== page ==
Poor Xcel, getting picked on… a City of Minneapolis resolution to delay the route application for the Hiawatha Project transmission line, and a unanimous preference for undergrounding if it should be built.  SNORT!

LET’S SEE THE SOUTH MINNEAPOLIS LOAD SERVING STUDY (which the Hiawatha Project is supposedly based on) and the SOUTH MINNEAPOLIS ELECTRIC RELIABILITY PROJECT STUDY which is shooting in a 345kV line from Hwy. 280 to the new Hiawatha substation… “100 MW need” my ass…

Here are 16 questions posed by Midtown Greenway to Xcel and 9 answers:

List of 16 Questions for Xcel

9 Answers from Xcel

Piecing together studies found on line, here’s what I think Xcel is up to:


Xcel’s plans for power line run into opposition

By STEVE BRANDT, Star Tribune

January 26, 2009

A resolution asking Xcel Energy to delay its proposed high-voltage transmission line in south Minneapolis and offering an alternate route advanced Monday at City Hall.

The resolution sent to the full council is a rebuff to Xcel’s preferred route for the power line along the rim of the Midtown Greenway recreational corridor.

It was approved without opposition by the council’s Health, Energy and Environment Committee and is due for a Feb. 6 council vote.

The language approved Monday asks Xcel for more study of electrical needs in the central Lake Street corridor that the line would bisect and urges that alternative ways to supply those needs be investigated.

Bury the line?

But if the line is needed, it should be buried under E. 28th Street, according to the resolution by Council Members Gary Schiff, Robert Liligren and Cam Gordon. Xcel has said burying the line would add nearly $16 million to the cost.

Xcel spent much of its presentation arguing that localized power-generation projects or conservation measures alone won’t come close to negating the need for an additional 100 megawatts of power to the area to assure reliable service.

The utility proposes to build the line mostly on the south rim of the greenway, crossing its bike and walking paths four times.

The $15 million project would also include a substation on the east side of Hiawatha Avenue at 28th, where an existing transmission line now runs, and another on Oakland Avenue.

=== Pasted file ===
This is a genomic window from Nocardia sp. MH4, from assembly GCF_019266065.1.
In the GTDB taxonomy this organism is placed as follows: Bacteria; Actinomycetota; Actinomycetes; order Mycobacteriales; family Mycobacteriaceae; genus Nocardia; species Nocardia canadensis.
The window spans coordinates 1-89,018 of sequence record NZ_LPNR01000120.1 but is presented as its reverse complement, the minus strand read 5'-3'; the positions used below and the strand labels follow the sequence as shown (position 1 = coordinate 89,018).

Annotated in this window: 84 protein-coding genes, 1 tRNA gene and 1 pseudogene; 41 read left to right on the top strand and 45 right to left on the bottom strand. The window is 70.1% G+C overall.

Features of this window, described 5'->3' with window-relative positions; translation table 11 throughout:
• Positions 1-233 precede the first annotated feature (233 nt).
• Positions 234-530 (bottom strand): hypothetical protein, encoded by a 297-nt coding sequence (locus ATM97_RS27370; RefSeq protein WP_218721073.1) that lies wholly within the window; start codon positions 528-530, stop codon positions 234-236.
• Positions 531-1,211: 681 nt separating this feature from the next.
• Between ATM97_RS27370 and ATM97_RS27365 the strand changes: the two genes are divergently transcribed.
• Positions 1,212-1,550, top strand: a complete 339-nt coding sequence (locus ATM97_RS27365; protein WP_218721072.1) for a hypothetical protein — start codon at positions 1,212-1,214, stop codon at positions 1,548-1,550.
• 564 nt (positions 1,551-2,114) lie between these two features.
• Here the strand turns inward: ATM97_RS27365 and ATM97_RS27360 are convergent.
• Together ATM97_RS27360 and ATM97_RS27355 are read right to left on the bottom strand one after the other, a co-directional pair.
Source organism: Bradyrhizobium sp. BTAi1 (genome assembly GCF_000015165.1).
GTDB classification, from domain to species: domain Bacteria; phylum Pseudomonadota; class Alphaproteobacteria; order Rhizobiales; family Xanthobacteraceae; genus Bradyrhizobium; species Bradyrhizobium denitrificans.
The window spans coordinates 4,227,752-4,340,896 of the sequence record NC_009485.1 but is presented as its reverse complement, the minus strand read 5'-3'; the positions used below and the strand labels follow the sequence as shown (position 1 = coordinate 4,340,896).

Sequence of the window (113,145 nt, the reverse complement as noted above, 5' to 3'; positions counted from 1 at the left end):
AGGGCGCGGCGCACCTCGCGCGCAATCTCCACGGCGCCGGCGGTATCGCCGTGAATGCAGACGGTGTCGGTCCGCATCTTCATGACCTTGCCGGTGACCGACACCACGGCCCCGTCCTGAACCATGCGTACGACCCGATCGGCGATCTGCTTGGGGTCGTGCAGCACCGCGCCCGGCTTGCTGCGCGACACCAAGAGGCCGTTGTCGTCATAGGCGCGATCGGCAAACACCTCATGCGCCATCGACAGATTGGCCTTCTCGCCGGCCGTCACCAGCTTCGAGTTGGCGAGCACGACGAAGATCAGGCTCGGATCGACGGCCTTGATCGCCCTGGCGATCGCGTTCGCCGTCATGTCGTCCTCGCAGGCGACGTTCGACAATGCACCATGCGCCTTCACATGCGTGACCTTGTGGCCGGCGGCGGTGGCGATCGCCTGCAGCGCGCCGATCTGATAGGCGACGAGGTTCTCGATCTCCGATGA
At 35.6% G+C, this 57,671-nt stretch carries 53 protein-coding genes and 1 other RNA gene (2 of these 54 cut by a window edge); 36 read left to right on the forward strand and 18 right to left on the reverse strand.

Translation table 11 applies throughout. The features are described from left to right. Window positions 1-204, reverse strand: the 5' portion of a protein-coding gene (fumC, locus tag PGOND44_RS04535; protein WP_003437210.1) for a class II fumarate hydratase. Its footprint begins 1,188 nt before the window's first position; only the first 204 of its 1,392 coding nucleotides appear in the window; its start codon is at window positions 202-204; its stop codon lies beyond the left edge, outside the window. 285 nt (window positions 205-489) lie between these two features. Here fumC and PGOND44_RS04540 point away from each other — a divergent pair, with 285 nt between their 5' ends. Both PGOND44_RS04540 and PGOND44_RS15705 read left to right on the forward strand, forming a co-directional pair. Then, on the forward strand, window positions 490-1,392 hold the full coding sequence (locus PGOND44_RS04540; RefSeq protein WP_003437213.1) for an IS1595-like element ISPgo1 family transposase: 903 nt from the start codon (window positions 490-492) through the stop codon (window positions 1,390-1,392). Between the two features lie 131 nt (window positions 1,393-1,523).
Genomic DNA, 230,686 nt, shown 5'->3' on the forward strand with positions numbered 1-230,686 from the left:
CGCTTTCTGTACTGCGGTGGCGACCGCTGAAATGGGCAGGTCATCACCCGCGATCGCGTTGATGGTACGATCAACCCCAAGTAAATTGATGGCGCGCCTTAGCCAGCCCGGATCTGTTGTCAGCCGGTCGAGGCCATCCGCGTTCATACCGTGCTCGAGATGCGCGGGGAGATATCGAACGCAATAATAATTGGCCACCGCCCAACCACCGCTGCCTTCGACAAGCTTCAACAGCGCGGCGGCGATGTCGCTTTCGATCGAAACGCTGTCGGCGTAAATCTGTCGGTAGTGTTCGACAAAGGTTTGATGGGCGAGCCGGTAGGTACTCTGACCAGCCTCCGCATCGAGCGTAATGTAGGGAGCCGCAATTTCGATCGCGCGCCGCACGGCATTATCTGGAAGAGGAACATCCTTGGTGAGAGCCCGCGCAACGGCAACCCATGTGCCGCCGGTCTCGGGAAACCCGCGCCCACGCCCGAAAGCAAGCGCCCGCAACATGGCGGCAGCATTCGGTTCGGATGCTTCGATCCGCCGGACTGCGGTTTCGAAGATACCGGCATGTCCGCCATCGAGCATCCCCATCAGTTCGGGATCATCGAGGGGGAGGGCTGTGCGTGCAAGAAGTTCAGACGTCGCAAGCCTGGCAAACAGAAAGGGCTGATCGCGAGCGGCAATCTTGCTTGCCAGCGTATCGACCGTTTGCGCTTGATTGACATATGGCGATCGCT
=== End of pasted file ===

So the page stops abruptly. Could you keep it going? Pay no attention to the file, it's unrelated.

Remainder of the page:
The Midtown Greenway Coalition, an advocacy group for the corridor, also has opposed Xcel’s preferred route and has sought more study of alternatives.

Betty Mirzayi, Xcel’s project manager, said the company forecasts growth in demand for electricity of 1.5 percent annually for the area to be supplied by the proposed line.

She called the proposed line essential to meeting demand caused by redevelopment in the area that has “stretched our capacity to the limit.”

Wanting more proof

But speakers among the many residents who appeared in support of the resolution said they want more proof that the power line is the only way to improve service.

They also argued that the line would stunt planned housing development along the greenway because potential residents would be leery of living near the line.

One legislator, Rep. Karen Clark, DFL-Minneapolis, said later Monday she’s considering legislation that would require additional analysis by the state and Xcel of any health effects associated with the high-voltage line in areas with high poverty or high minority concentrations, which describes portions of the proposed route.

Mirzayi said the permitting process, which will be under the authority of state agencies, provides an arena for analysis of the issues raised by those opposed to the line. Xcel plans to submit its proposal to the Minnesota Public Utilities Commission by the end of March and wants to begin using the new facilities in the first half of 2011.

Take your transmission line and go home, Xcel…


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